Reports suggest that the $105 million sale of Telenor Myanmar to Lebanon-based M1 could be aborted, with the military regime reluctant to work with the controversial new owner

At the start of 2021, a coup d’état took place in Myanmar, replacing the civilian government with a military junta. Hundreds of civilians were killed during the resulting protests, with civil unrest continuing to this day. 

For the nation’s telecoms sector, the impact of the coup was immediate and severe. Initially, various social media channels were ordered to be shut down, but this soon escalated to the military leadership ordering entire telecoms blackouts for extended periods of time.

Soon, the extent of the unrest on Telenor’s Burmese unit was becoming apparent, with the company’s Q1 earnings report suggesting that subscriptions and traffic data had been halved as a result of the overthrow. In May, the company announced that it had been forced to write off its $782 million investment in the country, before ultimately pulling out of the company altogether. 

By July, Telenor Myanmar had been sold to Lebanese conglomerate M1 Group for $105 million, last week announcing that they were ready to invest $330 million into its new Myanmar business.

But while this quick sale should have been cause for relief for Telenor, the process itself has been protracted. The Organisation for Economic Co-operation and Development, anonymously supported by 474 civil society organisations, quickly complained that the sale was “irresponsible”, suggesting that M1’s track record of working with authoritarian regimes in Yemen, Syria, Liberia, and Sudan made it unlikely they would uphold citizens’ rights.

In fact, the Norwegian government itself has even come under fire, with an open letter by the rights organisations criticising them for not intervening to stop the move. 

“The current government’s policy of not intervening in Telenor’s investments and operations does not, in this context, sit well with the state duty to protect human rights under the UN Guiding Principles on Business and Human Rights,” said Lucy Purdon, policy director at the campaign group Privacy International.

The government has distanced itself from these reproaches, however, arguing that the state does not have authority over the company’s board of directors. 

“The management of the company falls within the authority of the board of directors and the general manager, and they are also responsible for managing Telenor’s operations in Myanmar. It is up to Telenor itself to assess the situation and consider the best available options,” Iselin Nybø, the Norwegian minister for trade and industry, told Myanmar Now.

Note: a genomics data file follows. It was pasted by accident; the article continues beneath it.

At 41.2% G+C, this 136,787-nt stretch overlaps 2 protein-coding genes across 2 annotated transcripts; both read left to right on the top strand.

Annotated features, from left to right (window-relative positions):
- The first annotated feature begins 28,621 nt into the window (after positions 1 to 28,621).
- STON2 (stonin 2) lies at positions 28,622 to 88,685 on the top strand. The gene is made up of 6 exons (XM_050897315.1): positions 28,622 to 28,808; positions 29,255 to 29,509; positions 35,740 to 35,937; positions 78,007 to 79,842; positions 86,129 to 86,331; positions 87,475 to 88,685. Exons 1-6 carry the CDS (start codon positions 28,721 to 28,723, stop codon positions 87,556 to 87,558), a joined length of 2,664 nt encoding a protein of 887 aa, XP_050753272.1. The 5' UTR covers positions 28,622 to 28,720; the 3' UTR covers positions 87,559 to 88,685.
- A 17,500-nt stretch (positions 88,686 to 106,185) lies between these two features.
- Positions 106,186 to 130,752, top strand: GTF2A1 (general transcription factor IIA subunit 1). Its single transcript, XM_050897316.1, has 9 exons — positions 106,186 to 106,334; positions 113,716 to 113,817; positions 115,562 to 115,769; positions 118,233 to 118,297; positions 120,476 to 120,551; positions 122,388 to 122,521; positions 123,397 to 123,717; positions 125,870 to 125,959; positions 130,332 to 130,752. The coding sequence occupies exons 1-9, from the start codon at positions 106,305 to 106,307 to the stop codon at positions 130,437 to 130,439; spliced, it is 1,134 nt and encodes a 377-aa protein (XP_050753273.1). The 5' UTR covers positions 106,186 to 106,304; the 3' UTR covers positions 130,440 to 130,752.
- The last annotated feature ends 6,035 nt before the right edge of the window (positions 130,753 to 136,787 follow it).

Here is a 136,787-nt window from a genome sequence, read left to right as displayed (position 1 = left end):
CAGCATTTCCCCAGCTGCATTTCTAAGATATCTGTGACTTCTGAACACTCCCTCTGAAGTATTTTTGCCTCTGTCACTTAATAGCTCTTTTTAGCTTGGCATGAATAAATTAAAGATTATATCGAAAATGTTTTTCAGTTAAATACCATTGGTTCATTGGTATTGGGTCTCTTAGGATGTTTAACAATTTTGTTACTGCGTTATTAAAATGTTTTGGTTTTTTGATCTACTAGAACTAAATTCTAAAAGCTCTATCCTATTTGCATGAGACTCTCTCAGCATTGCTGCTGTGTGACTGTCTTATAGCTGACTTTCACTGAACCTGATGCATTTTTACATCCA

Now, however, it seems that these civil rights groups may get their wish, but not as a result of intervention from the Norwegian government. Anonymous sources speaking to Nikkei Asia suggest that Myanmar’s Ministry of Transport and Communications is “very unlikely” to approve the sale, given the regimes concerns about M1’s corruption charges, relationship to the Syrian government and, the company’s general operation. 

The sources further suggested that the Ministry was under pressure to cancel the sale so that the unit could instead be purchased by another buyer. 

Of course, there are surely other concerns here too which are harder to pin down.

Myanmar has seen widespread persecution its Rohingya Muslim population over the last few years and Min Aung Hlaing, leader of the military regime, has notably made overtly anti-Muslim statements, potentially making it difficult for the regime to work with Lebanese M1, owned by prominent Sunni Muslim family, the Mikatis.

Similarly, the prospect of relinquishing ownership of key national infrastructure to foreign players is unlikely to be overly palatable to the new regime, with sources suggesting that there is a “reluctance to see more telecom infrastructure controlled by foreigners” among Ministry officials. 

For now, however, Telenor insists that the deal is continuing as planned, but, with the regulatory approval process already delayed because of “public holidays” (i.e., national lockdowns due to the pandemic), it seems increasingly likely that Myanmar’s de facto government will not give the move the coveted green light.


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